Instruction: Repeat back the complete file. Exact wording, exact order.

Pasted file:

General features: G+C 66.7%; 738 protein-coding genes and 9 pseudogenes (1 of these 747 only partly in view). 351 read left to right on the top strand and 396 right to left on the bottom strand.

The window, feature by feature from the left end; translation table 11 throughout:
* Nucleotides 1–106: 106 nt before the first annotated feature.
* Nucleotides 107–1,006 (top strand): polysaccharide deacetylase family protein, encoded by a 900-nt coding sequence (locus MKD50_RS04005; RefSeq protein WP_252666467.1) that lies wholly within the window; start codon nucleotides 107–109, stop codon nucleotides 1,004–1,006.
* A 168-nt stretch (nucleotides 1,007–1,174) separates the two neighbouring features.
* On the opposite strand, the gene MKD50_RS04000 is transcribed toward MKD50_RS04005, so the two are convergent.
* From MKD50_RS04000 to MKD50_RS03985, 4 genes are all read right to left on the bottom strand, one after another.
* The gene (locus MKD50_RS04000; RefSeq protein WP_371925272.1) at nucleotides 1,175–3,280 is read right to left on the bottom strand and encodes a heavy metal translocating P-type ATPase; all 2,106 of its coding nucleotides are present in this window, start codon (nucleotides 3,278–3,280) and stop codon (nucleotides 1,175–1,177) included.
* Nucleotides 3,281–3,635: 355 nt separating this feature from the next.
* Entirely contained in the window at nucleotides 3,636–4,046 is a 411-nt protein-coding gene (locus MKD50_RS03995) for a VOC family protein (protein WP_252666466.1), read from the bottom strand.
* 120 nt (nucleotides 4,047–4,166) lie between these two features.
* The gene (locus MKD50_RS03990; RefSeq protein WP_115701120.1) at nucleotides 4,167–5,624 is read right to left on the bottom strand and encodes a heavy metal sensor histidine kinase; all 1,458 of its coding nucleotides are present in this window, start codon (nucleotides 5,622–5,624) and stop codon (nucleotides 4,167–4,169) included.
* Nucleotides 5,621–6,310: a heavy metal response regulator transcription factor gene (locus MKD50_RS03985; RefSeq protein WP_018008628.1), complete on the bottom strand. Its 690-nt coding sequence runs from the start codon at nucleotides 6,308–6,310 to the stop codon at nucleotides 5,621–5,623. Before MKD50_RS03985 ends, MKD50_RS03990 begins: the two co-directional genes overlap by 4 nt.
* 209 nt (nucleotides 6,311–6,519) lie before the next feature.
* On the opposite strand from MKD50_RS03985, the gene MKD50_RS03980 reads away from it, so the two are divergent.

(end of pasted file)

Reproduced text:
General features: G+C 66.7%; 738 protein-coding genes and 9 pseudogenes (1 of these 747 only partly in view). 351 read left to right on the top strand and 396 right to left on the bottom strand.

The window, feature by feature from the left end; translation table 11 throughout:
* Nucleotides 1–106: 106 nt before the first annotated feature.
* Nucleotides 107–1,006 (top strand): polysaccharide deacetylase family protein, encoded by a 900-nt coding sequence (locus MKD50_RS04005; RefSeq protein WP_252666467.1) that lies wholly within the window; start codon nucleotides 107–109, stop codon nucleotides 1,004–1,006.
* A 168-nt stretch (nucleotides 1,007–1,174) separates the two neighbouring features.
* On the opposite strand, the gene MKD50_RS04000 is transcribed toward MKD50_RS04005, so the two are convergent.
* From MKD50_RS04000 to MKD50_RS03985, 4 genes are all read right to left on the bottom strand, one after another.
* The gene (locus MKD50_RS04000; RefSeq protein WP_371925272.1) at nucleotides 1,175–3,280 is read right to left on the bottom strand and encodes a heavy metal translocating P-type ATPase; all 2,106 of its coding nucleotides are present in this window, start codon (nucleotides 3,278–3,280) and stop codon (nucleotides 1,175–1,177) included.
* Nucleotides 3,281–3,635: 355 nt separating this feature from the next.
* Entirely contained in the window at nucleotides 3,636–4,046 is a 411-nt protein-coding gene (locus MKD50_RS03995) for a VOC family protein (protein WP_252666466.1), read from the bottom strand.
* 120 nt (nucleotides 4,047–4,166) lie between these two features.
* The gene (locus MKD50_RS03990; RefSeq protein WP_115701120.1) at nucleotides 4,167–5,624 is read right to left on the bottom strand and encodes a heavy metal sensor histidine kinase; all 1,458 of its coding nucleotides are present in this window, start codon (nucleotides 5,622–5,624) and stop codon (nucleotides 4,167–4,169) included.
* Nucleotides 5,621–6,310: a heavy metal response regulator transcription factor gene (locus MKD50_RS03985; RefSeq protein WP_018008628.1), complete on the bottom strand. Its 690-nt coding sequence runs from the start codon at nucleotides 6,308–6,310 to the stop codon at nucleotides 5,621–5,623. Before MKD50_RS03985 ends, MKD50_RS03990 begins: the two co-directional genes overlap by 4 nt.
* 209 nt (nucleotides 6,311–6,519) lie before the next feature.
* On the opposite strand from MKD50_RS03985, the gene MKD50_RS03980 reads away from it, so the two are divergent.